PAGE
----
Cloudy Flat Beer - Can anyone help?

Discussion in 'Beginners Brewing Forum' started by Miles PA, Jun 28, 2020.

  1. Miles PA

    Miles PA New Member

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    I have just sampled my most recent beer after two weeks in the BV (pressure barrel) and its distinctly flat with zero head. I have added a shot of C02 but hasn't made it much better. I added priming sugar when transferred it from the FV to the BV but doent have seemed to have done much. Can anyone shed any light on the reason behind this and if there anything I can do to improve it or better to chuck batch and start again?
     

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  2. bob@robertgarner.com

    [email protected] New Member

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    Miles
    I'm a bit different but I keg at 40psi for 36hrs. Reduce to serving pressure and Viola. Ready to drink.

    I guess I would add CO2 but maybe you can't add CO2 in such a vessel

    Is this a new process or have you been doing it this way for several batches?

    Cabin
     
  3. Semper Sitientem

    Semper Sitientem Well-Known Member

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    What is the volume of beer and how much priming sugar did you add? Did you boil the sugar or just add it directly to the barrel? Did you check for a leak around the top cap?
     
  4. Blackmuse

    Blackmuse Well-Known Member

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    Semper asked some great questions. I assume you are using the "BV" as a keg? If co2 is escaping then it will have a hard time carbonating. Assuming that you taste little to no sweetness from the sugar you added two weeks ago then this is the most likely situation. Maybe do some traditional bottling or Keg it?
     
  5. Steve Ruch

    Steve Ruch Member

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    Also what temperature is it being stored at?
     
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  6. The Green Man

    The Green Man Active Member

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    I don't use the same equipment. I always bottle. My first few brews weren't great for head retention. Make sure your grain bill has got some wheat or oats in for this. There are other grains that probably do it too (e.g Carafoam...pretty sure I didn't just make that up!).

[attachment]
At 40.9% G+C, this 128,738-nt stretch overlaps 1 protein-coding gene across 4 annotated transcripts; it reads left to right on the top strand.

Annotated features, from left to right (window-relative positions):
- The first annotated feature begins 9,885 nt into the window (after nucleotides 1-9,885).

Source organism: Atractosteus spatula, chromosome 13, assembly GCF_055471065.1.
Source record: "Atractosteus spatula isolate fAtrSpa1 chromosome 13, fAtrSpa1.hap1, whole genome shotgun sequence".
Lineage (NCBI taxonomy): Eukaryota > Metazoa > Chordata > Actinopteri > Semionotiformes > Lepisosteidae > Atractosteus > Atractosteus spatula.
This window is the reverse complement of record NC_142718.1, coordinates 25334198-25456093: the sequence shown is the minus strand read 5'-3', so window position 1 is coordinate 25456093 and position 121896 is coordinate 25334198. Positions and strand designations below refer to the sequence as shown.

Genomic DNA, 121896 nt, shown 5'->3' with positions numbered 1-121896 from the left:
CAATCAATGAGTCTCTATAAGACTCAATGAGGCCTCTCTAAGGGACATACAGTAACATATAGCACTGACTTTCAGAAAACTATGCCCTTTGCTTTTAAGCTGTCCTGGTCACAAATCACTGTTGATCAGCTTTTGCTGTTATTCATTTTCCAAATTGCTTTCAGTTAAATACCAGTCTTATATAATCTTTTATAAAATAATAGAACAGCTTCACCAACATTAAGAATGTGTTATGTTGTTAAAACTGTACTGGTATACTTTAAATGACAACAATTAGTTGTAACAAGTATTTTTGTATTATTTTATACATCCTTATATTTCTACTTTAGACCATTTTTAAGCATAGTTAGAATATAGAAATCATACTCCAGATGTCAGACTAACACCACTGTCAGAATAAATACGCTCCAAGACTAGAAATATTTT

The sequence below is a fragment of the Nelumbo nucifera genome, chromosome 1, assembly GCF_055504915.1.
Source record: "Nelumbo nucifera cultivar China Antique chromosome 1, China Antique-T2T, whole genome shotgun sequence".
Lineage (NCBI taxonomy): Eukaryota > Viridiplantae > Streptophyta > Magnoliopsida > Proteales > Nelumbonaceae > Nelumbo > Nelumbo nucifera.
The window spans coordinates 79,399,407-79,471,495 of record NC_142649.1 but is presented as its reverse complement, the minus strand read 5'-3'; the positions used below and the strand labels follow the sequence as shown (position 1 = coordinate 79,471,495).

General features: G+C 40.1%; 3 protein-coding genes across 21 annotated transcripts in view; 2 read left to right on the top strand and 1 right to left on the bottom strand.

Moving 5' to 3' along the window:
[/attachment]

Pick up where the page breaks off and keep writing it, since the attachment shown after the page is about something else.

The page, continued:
Bottles are always crimped shut so nothing escapes, so this could be reason as mentioned above. Why not bottle some of the batch next time and see how you get on? Keep at it. You'll get there.
     
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  7. ^Tony^

    ^Tony^ Active Member

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    I would guess it may be the BV may have too much head room to build up enough pressure to carbonate properly using priming sugar. I have no idea how much CO2 pressure that vessel can take so I can't comment much on carbing with CO2.

    FWIW: I would not dump a beer because it did not carbonate. I have found that my beer buds don't care a whole lot about carbonation if it still tastes good. They know I am still learning and just appreciate the share.
     
  8. Hawkbox

    Hawkbox Well-Known Member

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    Free beer is judged by a different standard.
     
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  9. ^Tony^

    ^Tony^ Active Member

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    Hahahahahaha! Ain't that the truth!!
     
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  10. Megary

    Megary Well-Known Member

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    Interesting. I completely agree as far as wheat goes, but I have never found oats (flaked or malted) to aid in head retention. Mouth-feel and body...absolutely, but not foam. I am curious if others have also found oats to be a foam positive adjunct and if so, are you handling the oats in any special way or just mashing as usual?

    I have also found Rye to be great for head retention.
     
  11. The Green Man

    The Green Man Active Member

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    Never got good head retention before using oats and seem to have had much better results since. I just mash 'em. Put them in first though. I have heard about soaking them but only did this once. With everything going just can't be bothered with another thing to do/ forget:D
     

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